Overall when talking with patients and therapists, the reactions to the experience were positive and people could see the potential.  This indicated that we were on the right track the with overall experience and system design, but some key details needed to be tweaked to better accommodate individual needs.



This project was an incredible experience for me.  It really established me as an experience designer.  I got to work at the intersection of design, research and development.  Looking back on that work, I am incredibly proud of what I accomplished, but have many things I would want to change or improve, that now inform how I approach projects.

This project was my first opportunity to develop code.  There was a need early on in the project’s timeline for an Objective-C developer, so I stepped into that role.  I started, having never written code in an object-based language before and left the project having written 5 modules that could pull data from sensors, perform multiple timescale calculations and route data frames to appropriate targets, such as a database. I also built the main control GUI. That process taught me a lot about writing clean, extensible code, and there are may concepts I proposed in my dissertation to improve the code so that it could be further extended by future developers.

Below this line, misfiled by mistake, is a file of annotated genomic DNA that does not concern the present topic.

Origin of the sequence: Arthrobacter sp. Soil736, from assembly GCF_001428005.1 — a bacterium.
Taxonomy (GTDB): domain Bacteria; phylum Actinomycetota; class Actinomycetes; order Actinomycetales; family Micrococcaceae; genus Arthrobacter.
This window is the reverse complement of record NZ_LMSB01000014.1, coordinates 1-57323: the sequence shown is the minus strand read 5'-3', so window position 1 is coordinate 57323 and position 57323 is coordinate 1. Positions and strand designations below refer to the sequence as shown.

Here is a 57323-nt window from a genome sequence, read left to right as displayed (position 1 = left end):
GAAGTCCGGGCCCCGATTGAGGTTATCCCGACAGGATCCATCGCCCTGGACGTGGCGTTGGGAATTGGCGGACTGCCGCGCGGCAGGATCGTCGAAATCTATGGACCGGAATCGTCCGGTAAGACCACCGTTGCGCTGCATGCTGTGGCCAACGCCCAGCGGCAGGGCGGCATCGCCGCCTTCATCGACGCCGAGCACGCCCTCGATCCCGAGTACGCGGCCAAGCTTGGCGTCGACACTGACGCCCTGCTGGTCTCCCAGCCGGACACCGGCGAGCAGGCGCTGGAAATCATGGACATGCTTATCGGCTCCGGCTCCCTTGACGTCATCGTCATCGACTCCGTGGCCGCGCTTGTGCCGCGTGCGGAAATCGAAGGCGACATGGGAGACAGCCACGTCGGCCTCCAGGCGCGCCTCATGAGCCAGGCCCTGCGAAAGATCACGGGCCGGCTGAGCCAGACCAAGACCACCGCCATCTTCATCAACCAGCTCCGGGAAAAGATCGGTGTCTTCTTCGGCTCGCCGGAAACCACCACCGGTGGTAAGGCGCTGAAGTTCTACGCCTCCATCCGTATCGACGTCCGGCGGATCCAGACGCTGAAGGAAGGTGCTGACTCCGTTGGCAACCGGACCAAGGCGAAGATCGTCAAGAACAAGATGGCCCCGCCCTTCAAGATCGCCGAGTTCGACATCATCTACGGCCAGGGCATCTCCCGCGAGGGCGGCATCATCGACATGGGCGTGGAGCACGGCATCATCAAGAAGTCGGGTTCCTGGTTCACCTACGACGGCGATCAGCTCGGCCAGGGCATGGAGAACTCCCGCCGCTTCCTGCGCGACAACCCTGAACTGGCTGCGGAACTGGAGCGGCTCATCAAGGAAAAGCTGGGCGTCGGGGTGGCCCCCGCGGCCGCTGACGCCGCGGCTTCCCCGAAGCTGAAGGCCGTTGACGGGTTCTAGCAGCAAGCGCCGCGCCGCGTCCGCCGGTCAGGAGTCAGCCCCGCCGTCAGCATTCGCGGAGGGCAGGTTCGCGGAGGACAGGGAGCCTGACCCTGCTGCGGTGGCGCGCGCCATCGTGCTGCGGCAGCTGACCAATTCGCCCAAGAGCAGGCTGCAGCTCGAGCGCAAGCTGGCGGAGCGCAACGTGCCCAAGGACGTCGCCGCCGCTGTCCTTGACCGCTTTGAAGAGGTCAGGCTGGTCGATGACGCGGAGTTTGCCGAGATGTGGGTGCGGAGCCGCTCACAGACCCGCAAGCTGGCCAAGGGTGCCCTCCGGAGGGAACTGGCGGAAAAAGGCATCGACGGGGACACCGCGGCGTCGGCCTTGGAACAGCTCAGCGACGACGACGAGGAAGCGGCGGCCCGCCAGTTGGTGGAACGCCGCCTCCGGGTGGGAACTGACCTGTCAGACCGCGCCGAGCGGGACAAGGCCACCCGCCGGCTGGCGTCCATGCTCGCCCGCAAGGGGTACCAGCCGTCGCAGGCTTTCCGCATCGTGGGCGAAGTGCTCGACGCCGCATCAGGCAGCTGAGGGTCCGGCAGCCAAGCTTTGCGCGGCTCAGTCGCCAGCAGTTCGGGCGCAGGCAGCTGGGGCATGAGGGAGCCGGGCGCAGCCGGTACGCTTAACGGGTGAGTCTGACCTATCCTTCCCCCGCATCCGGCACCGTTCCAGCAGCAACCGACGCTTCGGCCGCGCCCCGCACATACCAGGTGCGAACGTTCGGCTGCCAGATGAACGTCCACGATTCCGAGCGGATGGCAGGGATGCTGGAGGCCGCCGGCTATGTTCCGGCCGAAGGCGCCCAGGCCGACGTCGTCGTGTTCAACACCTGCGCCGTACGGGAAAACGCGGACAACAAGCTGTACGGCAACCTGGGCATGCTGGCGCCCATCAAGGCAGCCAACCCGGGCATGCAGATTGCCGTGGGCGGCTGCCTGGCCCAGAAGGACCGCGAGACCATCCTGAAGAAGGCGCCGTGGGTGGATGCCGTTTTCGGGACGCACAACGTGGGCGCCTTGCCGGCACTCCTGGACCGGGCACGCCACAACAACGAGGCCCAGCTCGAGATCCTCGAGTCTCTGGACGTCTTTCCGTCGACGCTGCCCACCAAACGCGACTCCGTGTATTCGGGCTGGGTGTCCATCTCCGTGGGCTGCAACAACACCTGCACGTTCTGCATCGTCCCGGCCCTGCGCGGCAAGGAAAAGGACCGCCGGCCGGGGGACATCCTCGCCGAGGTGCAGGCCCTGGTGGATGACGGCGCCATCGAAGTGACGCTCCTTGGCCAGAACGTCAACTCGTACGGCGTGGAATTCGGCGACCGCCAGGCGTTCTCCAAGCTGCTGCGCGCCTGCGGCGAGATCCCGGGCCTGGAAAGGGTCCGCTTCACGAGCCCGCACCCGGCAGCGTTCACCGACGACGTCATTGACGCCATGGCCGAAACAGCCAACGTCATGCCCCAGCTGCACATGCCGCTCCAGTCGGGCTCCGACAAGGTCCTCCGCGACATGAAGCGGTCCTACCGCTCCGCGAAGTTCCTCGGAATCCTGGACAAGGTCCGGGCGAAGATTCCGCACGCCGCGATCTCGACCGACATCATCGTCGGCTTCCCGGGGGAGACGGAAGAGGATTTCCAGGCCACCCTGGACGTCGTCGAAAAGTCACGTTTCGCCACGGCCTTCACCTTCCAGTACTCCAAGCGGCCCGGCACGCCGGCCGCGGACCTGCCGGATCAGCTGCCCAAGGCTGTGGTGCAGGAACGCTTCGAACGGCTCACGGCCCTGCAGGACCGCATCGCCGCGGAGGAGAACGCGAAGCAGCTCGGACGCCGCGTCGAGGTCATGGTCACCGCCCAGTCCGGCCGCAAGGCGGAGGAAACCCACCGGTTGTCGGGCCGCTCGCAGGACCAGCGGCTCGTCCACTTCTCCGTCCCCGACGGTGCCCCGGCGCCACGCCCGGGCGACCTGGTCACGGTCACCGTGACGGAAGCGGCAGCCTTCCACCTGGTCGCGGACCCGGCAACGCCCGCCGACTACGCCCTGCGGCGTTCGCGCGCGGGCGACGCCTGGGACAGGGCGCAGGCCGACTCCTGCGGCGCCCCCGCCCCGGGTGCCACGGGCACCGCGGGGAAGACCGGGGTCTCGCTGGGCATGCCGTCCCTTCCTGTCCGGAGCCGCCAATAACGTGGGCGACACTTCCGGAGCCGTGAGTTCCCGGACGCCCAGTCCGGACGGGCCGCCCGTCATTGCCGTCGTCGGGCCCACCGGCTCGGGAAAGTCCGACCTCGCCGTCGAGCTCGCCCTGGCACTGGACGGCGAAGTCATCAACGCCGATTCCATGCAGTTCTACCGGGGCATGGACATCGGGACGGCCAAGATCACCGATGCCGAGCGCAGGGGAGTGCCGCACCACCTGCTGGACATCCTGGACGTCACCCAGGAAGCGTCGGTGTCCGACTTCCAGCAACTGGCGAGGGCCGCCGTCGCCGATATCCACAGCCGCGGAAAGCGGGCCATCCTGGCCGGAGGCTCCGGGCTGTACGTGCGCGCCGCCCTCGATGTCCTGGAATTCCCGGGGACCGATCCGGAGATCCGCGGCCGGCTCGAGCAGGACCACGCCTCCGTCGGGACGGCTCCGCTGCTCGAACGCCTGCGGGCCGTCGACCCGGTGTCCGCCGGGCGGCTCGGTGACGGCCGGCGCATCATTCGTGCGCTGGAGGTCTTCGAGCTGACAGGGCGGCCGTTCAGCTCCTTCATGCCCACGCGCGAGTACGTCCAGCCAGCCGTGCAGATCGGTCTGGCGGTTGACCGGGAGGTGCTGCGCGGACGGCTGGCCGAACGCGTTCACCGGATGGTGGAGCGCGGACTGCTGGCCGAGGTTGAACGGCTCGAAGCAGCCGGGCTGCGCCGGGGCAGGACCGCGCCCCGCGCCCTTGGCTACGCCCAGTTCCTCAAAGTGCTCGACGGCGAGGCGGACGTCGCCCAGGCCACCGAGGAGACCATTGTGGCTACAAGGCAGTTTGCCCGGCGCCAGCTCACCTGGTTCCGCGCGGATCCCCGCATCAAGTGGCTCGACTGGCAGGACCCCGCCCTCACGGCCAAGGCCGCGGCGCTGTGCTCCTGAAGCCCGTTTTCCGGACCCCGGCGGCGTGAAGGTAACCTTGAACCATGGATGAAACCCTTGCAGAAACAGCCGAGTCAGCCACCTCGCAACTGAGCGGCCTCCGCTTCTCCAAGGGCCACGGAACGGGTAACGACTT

I also have reflected on the user experience and while I think I succeeded in creating an engaging, beneficial experience for patients, I wasn’t able to accomplish the same for the therapist.  In hindsight, it was a big oversight of priorities.  So much focus, by necessity, needs to be spent in making the system of value to patients, but equal consideration needs to be given to the supporters of stroke survivors. As a result, I proposed a complete redesign of the interface for future work that would make it easy for therapists to use and get the information they need.

This was also my first opportunity to lead the development and design of a massive interactive media project.  There were multiple students and faculty with individual interests as well as clinical stakeholders across two different locations. This reinforced my approach that an architecture is necessary, not only in terms of designing a system, but also how to allocate team resources and address research questions.

At the end of the day, the motto for my process with this project was: modularize in the face of complexity. Just because all of the details of optimal implementation are not known, that should not necessarily prevent development.  However, the system design needs to support iteration while still meeting overall goals.  I truly love this style of design that can tackle complex human issues through interactive experiences.